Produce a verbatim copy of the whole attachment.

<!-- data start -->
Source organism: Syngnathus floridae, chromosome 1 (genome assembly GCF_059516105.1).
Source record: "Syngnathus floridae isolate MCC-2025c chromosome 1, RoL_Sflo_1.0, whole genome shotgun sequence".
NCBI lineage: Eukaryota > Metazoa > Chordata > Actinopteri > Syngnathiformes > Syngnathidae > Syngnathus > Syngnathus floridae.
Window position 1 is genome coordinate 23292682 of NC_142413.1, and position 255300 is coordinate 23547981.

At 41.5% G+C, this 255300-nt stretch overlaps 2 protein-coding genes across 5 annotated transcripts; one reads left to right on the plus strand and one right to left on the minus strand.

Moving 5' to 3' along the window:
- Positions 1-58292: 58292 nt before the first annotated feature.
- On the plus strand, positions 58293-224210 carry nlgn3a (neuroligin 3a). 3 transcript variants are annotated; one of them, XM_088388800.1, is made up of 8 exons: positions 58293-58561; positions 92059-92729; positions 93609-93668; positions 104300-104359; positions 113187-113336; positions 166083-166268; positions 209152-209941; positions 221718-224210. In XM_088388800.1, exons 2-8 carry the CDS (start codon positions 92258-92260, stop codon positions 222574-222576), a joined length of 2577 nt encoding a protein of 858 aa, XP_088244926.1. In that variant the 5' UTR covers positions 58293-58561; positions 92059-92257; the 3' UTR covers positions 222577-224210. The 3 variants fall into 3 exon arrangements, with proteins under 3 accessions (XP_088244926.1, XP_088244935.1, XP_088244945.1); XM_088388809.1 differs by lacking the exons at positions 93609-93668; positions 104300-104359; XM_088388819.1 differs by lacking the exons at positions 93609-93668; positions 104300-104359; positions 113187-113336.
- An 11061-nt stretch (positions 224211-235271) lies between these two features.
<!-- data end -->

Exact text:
Source organism: Syngnathus floridae, chromosome 1 (genome assembly GCF_059516105.1).
Source record: "Syngnathus floridae isolate MCC-2025c chromosome 1, RoL_Sflo_1.0, whole genome shotgun sequence".
NCBI lineage: Eukaryota > Metazoa > Chordata > Actinopteri > Syngnathiformes > Syngnathidae > Syngnathus > Syngnathus floridae.
Window position 1 is genome coordinate 23292682 of NC_142413.1, and position 255300 is coordinate 23547981.

At 41.5% G+C, this 255300-nt stretch overlaps 2 protein-coding genes across 5 annotated transcripts; one reads left to right on the plus strand and one right to left on the minus strand.

Moving 5' to 3' along the window:
- Positions 1-58292: 58292 nt before the first annotated feature.
- On the plus strand, positions 58293-224210 carry nlgn3a (neuroligin 3a). 3 transcript variants are annotated; one of them, XM_088388800.1, is made up of 8 exons: positions 58293-58561; positions 92059-92729; positions 93609-93668; positions 104300-104359; positions 113187-113336; positions 166083-166268; positions 209152-209941; positions 221718-224210. In XM_088388800.1, exons 2-8 carry the CDS (start codon positions 92258-92260, stop codon positions 222574-222576), a joined length of 2577 nt encoding a protein of 858 aa, XP_088244926.1. In that variant the 5' UTR covers positions 58293-58561; positions 92059-92257; the 3' UTR covers positions 222577-224210. The 3 variants fall into 3 exon arrangements, with proteins under 3 accessions (XP_088244926.1, XP_088244935.1, XP_088244945.1); XM_088388809.1 differs by lacking the exons at positions 93609-93668; positions 104300-104359; XM_088388819.1 differs by lacking the exons at positions 93609-93668; positions 104300-104359; positions 113187-113336.
- An 11061-nt stretch (positions 224211-235271) lies between these two features.